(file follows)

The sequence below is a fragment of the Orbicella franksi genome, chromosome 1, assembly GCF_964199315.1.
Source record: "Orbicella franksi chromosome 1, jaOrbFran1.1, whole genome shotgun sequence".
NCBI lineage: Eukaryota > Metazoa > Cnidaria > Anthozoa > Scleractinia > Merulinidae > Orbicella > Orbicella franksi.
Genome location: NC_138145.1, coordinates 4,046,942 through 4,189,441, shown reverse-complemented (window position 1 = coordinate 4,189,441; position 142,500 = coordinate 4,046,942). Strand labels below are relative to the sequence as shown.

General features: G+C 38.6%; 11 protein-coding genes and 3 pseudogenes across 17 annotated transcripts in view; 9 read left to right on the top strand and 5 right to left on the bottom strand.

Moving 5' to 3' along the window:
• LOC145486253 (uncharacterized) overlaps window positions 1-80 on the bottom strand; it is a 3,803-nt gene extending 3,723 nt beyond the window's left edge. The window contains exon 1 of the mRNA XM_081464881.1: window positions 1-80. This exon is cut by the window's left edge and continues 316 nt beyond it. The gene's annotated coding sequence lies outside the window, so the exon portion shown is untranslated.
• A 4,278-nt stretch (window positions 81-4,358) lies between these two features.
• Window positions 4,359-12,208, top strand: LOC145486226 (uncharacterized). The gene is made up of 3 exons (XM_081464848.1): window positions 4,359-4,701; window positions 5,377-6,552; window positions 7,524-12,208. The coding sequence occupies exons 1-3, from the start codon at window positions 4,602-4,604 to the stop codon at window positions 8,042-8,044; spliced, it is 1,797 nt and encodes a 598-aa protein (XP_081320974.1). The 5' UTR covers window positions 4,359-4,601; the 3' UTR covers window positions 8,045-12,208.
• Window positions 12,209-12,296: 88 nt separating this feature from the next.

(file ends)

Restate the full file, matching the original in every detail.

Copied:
The sequence below is a fragment of the Orbicella franksi genome, chromosome 1, assembly GCF_964199315.1.
Source record: "Orbicella franksi chromosome 1, jaOrbFran1.1, whole genome shotgun sequence".
NCBI lineage: Eukaryota > Metazoa > Cnidaria > Anthozoa > Scleractinia > Merulinidae > Orbicella > Orbicella franksi.
Genome location: NC_138145.1, coordinates 4,046,942 through 4,189,441, shown reverse-complemented (window position 1 = coordinate 4,189,441; position 142,500 = coordinate 4,046,942). Strand labels below are relative to the sequence as shown.

General features: G+C 38.6%; 11 protein-coding genes and 3 pseudogenes across 17 annotated transcripts in view; 9 read left to right on the top strand and 5 right to left on the bottom strand.

Moving 5' to 3' along the window:
• LOC145486253 (uncharacterized) overlaps window positions 1-80 on the bottom strand; it is a 3,803-nt gene extending 3,723 nt beyond the window's left edge. The window contains exon 1 of the mRNA XM_081464881.1: window positions 1-80. This exon is cut by the window's left edge and continues 316 nt beyond it. The gene's annotated coding sequence lies outside the window, so the exon portion shown is untranslated.
• A 4,278-nt stretch (window positions 81-4,358) lies between these two features.
• Window positions 4,359-12,208, top strand: LOC145486226 (uncharacterized). The gene is made up of 3 exons (XM_081464848.1): window positions 4,359-4,701; window positions 5,377-6,552; window positions 7,524-12,208. The coding sequence occupies exons 1-3, from the start codon at window positions 4,602-4,604 to the stop codon at window positions 8,042-8,044; spliced, it is 1,797 nt and encodes a 598-aa protein (XP_081320974.1). The 5' UTR covers window positions 4,359-4,601; the 3' UTR covers window positions 8,045-12,208.
• Window positions 12,209-12,296: 88 nt separating this feature from the next.